Research Reports - Substance use among adolescents with and without traumatic brain injury

J Head Trauma Rehabil. 2014 Dec 2

Ilie G(1), Mann RE, Hamilton H, Adlaf EM, Boak A, Asbridge M, Rehm J, Cusimano MD

OBJECTIVE:: The relationship between self-reported lifetime traumatic brain
injury (TBI) and drug and alcohol use and associated harms was examined using an
epidemiological sample of Canadian adolescents.
SETTINGS AND DESIGN:: Data were derived from a 2011 population-based
cross-sectional school survey, which included 6383 Ontario 9th-12th graders who
self-completed anonymous self-administered questionnaires in classrooms.
Traumatic brain injury was defined as loss of consciousness for at least 5
minutes or a minimum 1-night hospital stay due to symptoms.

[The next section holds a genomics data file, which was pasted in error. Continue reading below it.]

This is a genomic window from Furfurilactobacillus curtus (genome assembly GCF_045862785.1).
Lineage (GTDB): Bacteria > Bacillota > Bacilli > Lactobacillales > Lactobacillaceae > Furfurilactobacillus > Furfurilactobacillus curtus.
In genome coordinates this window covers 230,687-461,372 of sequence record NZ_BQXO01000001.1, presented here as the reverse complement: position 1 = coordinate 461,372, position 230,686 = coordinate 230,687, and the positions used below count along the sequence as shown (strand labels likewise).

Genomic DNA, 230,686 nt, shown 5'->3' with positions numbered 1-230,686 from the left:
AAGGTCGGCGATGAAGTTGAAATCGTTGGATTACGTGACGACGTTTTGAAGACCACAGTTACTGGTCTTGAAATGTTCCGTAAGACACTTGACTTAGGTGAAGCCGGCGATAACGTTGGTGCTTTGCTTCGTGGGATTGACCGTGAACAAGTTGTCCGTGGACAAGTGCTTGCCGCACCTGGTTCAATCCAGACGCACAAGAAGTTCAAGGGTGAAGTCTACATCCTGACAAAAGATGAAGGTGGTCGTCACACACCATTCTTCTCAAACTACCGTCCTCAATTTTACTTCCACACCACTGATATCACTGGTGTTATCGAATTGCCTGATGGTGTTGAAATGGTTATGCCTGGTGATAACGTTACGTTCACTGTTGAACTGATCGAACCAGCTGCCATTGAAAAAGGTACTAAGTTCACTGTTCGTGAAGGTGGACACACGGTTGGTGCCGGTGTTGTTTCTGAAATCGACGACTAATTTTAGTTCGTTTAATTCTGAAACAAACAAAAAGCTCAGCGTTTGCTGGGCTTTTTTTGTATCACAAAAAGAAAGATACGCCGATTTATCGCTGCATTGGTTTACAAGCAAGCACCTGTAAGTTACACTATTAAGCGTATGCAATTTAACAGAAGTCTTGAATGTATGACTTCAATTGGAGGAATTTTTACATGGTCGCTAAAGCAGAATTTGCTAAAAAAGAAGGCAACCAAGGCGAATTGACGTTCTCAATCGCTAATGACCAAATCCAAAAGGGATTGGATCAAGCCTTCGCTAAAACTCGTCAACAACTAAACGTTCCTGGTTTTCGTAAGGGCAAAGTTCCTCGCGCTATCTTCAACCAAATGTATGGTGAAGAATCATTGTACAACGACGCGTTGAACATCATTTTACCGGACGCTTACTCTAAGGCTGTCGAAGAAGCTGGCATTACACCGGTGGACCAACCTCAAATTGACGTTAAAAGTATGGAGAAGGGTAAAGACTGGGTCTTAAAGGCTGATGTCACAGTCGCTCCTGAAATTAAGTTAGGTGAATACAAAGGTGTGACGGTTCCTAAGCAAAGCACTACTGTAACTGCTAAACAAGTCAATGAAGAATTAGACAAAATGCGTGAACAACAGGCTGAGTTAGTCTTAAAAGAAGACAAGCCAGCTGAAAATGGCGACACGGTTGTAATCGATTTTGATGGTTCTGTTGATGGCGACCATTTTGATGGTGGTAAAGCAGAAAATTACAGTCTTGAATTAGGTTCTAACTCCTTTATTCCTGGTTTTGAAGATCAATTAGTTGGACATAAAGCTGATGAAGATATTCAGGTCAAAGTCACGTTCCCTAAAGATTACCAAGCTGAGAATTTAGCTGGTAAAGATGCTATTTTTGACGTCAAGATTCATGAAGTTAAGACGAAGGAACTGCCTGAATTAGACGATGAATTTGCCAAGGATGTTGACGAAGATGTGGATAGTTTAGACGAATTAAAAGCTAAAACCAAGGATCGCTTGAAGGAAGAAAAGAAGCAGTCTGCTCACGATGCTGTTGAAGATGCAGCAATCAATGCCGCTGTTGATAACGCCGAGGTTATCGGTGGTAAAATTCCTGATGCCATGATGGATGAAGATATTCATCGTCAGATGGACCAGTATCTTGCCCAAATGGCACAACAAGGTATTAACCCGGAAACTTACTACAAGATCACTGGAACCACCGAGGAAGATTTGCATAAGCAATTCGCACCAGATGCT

RESULTS:: Relative to high schoolers without a history of TBI, those who
acknowledged having a TBI in their lifetime had odds 2 times greater for binge
drinking (5+ drinks per occasion in the past 4 weeks), 2.5 times greater for
daily cigarette smoking, 2.9 times greater for nonmedical use of prescription
drugs, and 2.7 times greater for consuming illegal drug in the past 12 months.
Adolescents with a history of TBI had greater odds for experiencing
hazardous/harmful drinking (adjusted odds ratio [aOR] = 2.3), cannabis problems
(aOR = 2.4), and drug problems (aOR = 2.1), compared with adolescents who were
never injured.
CONCLUSION:: There are strong and demographically stable associations between TBI
and substance use. These associations may not only increase the odds of injury
but impair the quality of postinjury recovery.

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